Posted on January 24, 2019
Testicular Germ Cell Tumors (TGCT) are highly heritable, though despite extensive efforts no highly-penetrant cancer predisposition genes have been identified. In a new analysis, Checkpoint Kinase 2 (CHEK2) germline pathogenic variants were associated with a four-to-six times elevated risk of TGCT, with average age at presentation six years earlier than carriers of the wild-type alleles. The data were reported by investigators from DCEG, Dana-Farber Cancer Institute, and the University of Pennsylvania, and published January 24, 2019, in the journal JAMA Oncology.
The authors describe the inherited variants in CHEK2, which were observed in 4% of cases in a multi-stage case-control study involving 884 male adults, as intermediate-risk drivers of TGCT susceptibility. CHEK2 is a well-established modifier of risk for several other cancers, but it has never before been implicated in the development of familial TGCT. Mechanistically, these findings complement a growing body of evidence for CHEK2 as a master regulator of chromosomal segregation, DNA damage repair and cell cycle regulation during germ cell development and maturation.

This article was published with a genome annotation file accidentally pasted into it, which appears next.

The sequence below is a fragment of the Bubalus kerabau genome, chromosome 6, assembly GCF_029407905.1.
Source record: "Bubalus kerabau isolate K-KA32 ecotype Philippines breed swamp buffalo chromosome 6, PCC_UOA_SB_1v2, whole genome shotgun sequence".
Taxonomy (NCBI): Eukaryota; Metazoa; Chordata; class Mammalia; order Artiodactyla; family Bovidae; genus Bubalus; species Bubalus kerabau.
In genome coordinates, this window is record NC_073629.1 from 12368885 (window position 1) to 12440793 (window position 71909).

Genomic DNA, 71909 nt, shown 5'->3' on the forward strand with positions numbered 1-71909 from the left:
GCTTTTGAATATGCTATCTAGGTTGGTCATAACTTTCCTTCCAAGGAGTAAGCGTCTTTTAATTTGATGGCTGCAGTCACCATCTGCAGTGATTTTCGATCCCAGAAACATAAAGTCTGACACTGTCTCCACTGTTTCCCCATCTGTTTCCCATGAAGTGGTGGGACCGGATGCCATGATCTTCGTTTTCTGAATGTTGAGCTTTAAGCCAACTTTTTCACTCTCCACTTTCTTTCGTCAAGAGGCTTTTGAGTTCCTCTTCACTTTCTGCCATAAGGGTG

TGCT is the most common cancer diagnosed in young men. Understanding the genetic determinants of testicular cancer could help identify individuals at greatest risk who may benefit from genetic counseling and clinical care to improve early detection.
AlDubayan SH, Pyle LC, Gamulin M, et al. Association of Inherited Pathogenic Variants in Checkpoint Kinase 2 (CHEK2) With Susceptibility to Testicular Germ Cell Tumors. JAMA Oncol. January 24, 2019. DOI:10.1001/jamaoncol.2018.6477 [Epub ahead of print]